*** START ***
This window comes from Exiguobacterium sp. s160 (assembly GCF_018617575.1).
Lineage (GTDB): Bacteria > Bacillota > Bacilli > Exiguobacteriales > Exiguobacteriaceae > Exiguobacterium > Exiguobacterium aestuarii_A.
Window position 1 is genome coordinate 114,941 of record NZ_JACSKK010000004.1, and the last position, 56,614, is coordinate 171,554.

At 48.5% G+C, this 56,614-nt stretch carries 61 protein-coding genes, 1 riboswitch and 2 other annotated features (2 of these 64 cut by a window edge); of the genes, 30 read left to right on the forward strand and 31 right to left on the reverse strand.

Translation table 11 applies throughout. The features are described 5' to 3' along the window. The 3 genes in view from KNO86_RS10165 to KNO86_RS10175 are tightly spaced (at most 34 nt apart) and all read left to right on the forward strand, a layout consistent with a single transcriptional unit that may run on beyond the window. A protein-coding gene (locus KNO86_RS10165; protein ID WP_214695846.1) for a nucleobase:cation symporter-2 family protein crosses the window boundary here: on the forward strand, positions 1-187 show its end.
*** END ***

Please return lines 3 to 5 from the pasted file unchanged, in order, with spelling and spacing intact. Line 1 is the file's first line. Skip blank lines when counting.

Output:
Window position 1 is genome coordinate 114,941 of record NZ_JACSKK010000004.1, and the last position, 56,614, is coordinate 171,554.

At 48.5% G+C, this 56,614-nt stretch carries 61 protein-coding genes, 1 riboswitch and 2 other annotated features (2 of these 64 cut by a window edge); of the genes, 30 read left to right on the forward strand and 31 right to left on the reverse strand.

Translation table 11 applies throughout. The features are described 5' to 3' along the window. The 3 genes in view from KNO86_RS10165 to KNO86_RS10175 are tightly spaced (at most 34 nt apart) and all read left to right on the forward strand, a layout consistent with a single transcriptional unit that may run on beyond the window. A protein-coding gene (locus KNO86_RS10165; protein ID WP_214695846.1) for a nucleobase:cation symporter-2 family protein crosses the window boundary here: on the forward strand, positions 1-187 show its end.